Now, Abraham Toro, whom the organization named its Minor League Player of the Year, has a fighting chance to make the Astros’ post season roster. He could offer manager A.J. Hinch flexibility in late-game situations. Toro bats from both sides, plays all in field positions but short stop and can be an emergency catcher (he caught 15 minor league games in 2017). Kyle Tucker, who is hit ting .295 with an .826 OPS in 44 at bats, stands in Toro’s way. Toro is batting .239 with a .753 OPS in 67 at-bats.

Toro recently minimized the leg kick in his batting stride, which helps him avoid pulling the ball, especially when batting left handed. He also simplified the data the team provides on what opposing pitchers are likeliest to throw him in every possible count. He had been crunching all the numbers during his at-bats and over thinking.

“You want your plan,” he said, “not his plan according to what he has.”

It took him “maybe a week” to come down from the no-hitter. Verlander, who extolled Toro after the game, took the rookie out to dinner.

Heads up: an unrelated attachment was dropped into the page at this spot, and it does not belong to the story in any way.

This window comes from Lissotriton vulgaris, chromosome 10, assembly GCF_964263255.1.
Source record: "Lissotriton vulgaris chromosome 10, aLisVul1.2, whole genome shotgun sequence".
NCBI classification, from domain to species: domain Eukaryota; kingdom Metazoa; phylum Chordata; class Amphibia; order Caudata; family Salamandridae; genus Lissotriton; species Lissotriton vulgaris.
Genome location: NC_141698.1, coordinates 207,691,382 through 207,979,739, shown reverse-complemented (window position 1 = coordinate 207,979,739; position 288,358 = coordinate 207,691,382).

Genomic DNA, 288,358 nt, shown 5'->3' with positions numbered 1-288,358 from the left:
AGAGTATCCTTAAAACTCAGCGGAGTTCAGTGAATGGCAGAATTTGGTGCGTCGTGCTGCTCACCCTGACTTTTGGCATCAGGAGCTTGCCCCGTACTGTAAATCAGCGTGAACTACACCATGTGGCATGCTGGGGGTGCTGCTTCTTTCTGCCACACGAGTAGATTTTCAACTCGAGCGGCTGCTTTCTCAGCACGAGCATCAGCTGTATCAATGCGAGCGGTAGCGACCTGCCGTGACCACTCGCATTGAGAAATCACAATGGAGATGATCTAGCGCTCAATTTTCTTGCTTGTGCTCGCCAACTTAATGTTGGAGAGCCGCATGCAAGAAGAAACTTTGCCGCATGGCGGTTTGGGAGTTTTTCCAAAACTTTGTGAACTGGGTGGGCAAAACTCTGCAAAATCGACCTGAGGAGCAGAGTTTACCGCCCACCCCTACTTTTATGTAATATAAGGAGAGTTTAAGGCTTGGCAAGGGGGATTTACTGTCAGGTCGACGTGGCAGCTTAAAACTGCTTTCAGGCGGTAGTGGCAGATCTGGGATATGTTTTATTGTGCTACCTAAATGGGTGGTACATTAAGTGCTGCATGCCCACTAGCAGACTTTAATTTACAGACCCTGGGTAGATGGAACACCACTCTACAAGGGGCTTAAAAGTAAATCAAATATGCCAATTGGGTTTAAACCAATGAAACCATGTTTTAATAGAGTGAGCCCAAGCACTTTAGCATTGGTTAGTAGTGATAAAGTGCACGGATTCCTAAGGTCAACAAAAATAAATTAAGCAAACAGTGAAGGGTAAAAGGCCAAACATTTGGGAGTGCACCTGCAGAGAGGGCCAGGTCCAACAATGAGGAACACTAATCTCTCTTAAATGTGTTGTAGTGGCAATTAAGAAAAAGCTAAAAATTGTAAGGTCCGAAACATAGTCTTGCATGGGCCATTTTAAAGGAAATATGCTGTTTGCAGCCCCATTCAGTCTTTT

“I got me a nice steak,” Toro said with a big smile.

The future Hall of Famer also gave Toro a Rolex engraved with “Thank you,” Verlander’s name and the box score. The memento might be priceless, or it some day could be worth more than the $250,000 signing bonus the Astros gave Toro when they selected him in the fifth round in the 2016 draft.

It has been a rich first three weeks in the majors for Toro. Sticking around for October, he said, “would be some thing awe some.”

Doug has thought further ahead: “That would change his career completely. It would give him such a vote of confidence, which everyone needs.”

It was easy for Doug to fall in love with baseball in Venezuela, where he saw Omar Vizquel and Andres Galarraga in the winter leagues. The Toros immigrated be cause Canada had better prospects — for jobs, not baseball. In Longueuil, a city across from Montreal and on the shore line of the Saint Lawrence River, unpasteurized chèvre was easier to find than Big League Chew.

“I was good enough to get drafted,” said Doug, who in his mid-20s batted .235 in 45 games of independent ball for Les Capitales de Quebec. “No body really goes and sees you play. You’re lost in Quebec.”

In the 6-1 Abraham, Doug found a two-inch taller and better version of himself. He trained his righthanded brother to switch-hit regularly at 6 years old, but Abraham was — and still is — so shy that he did not do it full time until a coach asked about it a decade later.